Getting the sausage AND the sizzle when it comes to insight

A guide to help you answer the question: are you getting quality thinking?

In the evolving landscape of data-driven decision-making, the term "insight" has become a buzzword and in some cases almost bastardised.  Findings are the facts, the patterns in data that you simply report back. Insights by contrast require a level of interpretation – they are shaped by perspective, context and opinion and as a result are more complex. That’s why they are discoverable and why we say that we see things other agencies don’t. We work harder to find the real insight.

While we frequently hear about the importance of gaining insights, the concept of a "quality insight" often remains elusive to many. We wanted to share a guide to how to spot quality when you see it, rather than potentially getting seduced by the creative smokescreen that can surround them.


Headlines in storytelling beyond knee jerk description – storytelling is important. Interpretation and how you frame your ideas and the implications this has for business and brand matters. As an example, ‘Everyone is looking to wear younger clothes’ (Ballsy, rudimentary take) vs. ‘No one wants their outfit to age them’ (Nuanced, reflective insight….) interprets the same insight but in a way that can direct your next brand step differently. Language is an artform.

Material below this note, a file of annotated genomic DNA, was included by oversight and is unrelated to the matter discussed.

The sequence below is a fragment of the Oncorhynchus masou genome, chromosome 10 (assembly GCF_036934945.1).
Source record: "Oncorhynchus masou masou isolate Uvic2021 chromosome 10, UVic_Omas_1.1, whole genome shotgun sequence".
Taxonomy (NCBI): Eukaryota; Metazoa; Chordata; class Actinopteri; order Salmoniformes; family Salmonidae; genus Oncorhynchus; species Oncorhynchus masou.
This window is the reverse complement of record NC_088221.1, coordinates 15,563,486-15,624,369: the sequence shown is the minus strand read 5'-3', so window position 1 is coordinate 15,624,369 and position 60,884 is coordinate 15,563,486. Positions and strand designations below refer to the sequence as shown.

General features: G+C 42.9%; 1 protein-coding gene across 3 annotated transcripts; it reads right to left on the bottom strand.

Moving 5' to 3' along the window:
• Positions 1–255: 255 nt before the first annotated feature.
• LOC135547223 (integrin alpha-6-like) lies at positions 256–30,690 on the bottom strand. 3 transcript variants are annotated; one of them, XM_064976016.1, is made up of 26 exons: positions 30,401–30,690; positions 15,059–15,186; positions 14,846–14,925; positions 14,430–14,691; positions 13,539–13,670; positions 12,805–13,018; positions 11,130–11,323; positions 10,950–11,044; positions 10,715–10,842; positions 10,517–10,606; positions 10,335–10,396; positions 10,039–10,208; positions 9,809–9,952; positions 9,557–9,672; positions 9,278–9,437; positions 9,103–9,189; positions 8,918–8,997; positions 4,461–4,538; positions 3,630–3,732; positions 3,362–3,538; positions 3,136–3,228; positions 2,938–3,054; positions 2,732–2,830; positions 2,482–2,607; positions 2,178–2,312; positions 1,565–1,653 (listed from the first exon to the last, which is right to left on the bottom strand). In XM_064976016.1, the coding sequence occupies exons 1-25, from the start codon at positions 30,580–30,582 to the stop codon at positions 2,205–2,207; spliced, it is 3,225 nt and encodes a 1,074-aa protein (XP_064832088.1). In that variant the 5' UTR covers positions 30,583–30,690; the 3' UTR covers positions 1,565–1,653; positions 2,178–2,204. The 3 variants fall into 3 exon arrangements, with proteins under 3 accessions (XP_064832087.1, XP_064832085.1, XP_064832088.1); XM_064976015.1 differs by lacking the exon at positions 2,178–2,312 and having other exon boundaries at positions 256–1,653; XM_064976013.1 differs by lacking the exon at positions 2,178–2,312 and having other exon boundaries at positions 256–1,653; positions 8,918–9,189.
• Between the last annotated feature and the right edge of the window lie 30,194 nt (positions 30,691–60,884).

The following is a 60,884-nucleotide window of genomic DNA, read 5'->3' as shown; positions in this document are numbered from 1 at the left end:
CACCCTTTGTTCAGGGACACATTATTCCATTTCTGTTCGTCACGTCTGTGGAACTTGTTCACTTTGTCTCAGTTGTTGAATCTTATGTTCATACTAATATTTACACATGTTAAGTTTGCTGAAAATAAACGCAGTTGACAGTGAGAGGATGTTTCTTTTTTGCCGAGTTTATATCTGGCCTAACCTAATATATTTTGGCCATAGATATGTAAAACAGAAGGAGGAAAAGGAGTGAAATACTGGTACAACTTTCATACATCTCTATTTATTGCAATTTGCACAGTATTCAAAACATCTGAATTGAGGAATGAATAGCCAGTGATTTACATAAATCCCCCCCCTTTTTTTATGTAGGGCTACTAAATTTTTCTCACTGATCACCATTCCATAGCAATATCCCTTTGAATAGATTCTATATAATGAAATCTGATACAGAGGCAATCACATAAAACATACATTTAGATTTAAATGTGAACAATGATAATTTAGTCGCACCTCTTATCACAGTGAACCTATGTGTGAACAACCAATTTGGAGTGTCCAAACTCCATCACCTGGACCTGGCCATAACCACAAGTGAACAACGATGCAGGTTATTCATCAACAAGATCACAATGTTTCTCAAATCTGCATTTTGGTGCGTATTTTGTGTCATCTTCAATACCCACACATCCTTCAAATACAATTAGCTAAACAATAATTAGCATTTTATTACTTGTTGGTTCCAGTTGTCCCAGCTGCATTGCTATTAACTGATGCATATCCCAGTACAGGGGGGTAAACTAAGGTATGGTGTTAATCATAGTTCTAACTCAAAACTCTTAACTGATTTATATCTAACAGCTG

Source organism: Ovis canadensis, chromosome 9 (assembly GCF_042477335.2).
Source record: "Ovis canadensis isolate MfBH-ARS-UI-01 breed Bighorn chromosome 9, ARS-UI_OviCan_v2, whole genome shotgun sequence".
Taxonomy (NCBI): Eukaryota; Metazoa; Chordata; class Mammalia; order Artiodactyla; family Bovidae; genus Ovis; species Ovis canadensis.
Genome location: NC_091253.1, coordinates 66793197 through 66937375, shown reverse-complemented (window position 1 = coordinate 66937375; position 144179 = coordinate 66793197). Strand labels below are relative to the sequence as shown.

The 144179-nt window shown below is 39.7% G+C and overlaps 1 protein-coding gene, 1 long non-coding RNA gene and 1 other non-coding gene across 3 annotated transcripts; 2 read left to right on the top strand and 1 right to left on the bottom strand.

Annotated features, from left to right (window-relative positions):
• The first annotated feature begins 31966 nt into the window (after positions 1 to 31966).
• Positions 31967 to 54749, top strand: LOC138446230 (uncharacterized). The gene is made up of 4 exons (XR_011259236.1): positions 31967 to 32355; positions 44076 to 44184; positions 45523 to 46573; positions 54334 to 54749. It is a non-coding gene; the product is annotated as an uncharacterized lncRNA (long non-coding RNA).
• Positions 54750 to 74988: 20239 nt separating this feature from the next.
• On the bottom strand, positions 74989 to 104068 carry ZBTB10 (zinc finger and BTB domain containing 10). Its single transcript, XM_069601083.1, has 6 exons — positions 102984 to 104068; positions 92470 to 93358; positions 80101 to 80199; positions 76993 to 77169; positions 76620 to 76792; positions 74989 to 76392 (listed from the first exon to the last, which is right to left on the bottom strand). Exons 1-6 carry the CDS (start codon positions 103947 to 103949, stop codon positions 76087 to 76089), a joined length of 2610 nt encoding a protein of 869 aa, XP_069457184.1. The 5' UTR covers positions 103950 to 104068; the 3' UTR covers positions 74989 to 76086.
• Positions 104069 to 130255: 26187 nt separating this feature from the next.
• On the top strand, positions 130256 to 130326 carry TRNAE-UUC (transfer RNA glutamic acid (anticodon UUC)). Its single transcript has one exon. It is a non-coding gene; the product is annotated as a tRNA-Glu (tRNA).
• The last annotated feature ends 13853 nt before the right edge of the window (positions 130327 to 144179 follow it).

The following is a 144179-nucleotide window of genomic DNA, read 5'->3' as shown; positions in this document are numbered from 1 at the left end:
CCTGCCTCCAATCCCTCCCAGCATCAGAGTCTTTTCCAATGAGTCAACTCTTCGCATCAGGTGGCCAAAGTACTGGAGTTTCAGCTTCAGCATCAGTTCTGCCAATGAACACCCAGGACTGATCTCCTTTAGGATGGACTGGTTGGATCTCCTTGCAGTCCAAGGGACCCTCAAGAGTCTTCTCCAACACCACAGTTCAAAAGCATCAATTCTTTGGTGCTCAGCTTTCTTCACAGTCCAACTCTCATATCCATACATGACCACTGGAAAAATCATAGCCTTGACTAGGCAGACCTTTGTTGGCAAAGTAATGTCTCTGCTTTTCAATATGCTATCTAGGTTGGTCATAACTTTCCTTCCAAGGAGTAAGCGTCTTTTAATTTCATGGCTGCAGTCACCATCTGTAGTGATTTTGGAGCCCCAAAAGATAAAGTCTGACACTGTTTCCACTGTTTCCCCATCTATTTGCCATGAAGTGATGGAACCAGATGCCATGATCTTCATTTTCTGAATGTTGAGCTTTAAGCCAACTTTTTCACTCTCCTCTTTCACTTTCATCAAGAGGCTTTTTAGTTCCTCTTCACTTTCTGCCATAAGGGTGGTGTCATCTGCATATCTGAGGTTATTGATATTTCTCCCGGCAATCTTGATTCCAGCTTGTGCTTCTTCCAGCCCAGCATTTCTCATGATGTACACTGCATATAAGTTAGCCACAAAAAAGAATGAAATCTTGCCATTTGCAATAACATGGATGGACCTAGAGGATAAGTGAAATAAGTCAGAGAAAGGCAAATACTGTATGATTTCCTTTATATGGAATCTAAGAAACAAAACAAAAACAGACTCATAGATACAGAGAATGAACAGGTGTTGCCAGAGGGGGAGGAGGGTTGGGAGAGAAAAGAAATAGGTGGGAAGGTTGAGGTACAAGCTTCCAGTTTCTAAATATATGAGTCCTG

Robust frameworks and sample – yes, we are talking about base sizes, sample breakdowns and significant differences. This is research 101 but is something that increasingly pops up. The general principle is per participant group a base size of n=60 is as low as you go. That is if you are looking for  comparison with significant differences (which by the way is best at 95%). Your method design is important to consider too when thinking about robust insight. Ensuring that your screening criteria recruits exactly who you want, and question designs optimise responses, so that even at the lower end of sample sizes you are able to from confident conclusions

Move beyond nominal figures – it is not enough to track NPS alone anymore because it doesn’t give you as a brand manager, nor the strategy team the insight you need to fully understand the impact of marketing activities. Instead we track the metric “worth what I pay” – inspired by Byron Sharp’s approach to mental and physical availability of brands – bringing together consumers expectations and experience.

If you want to know more….  And see what you could be missing, give One Picture a call. In particular reach out to Mich in the UK team (, Rich in the Australia Team ( and Carl in the NZ team (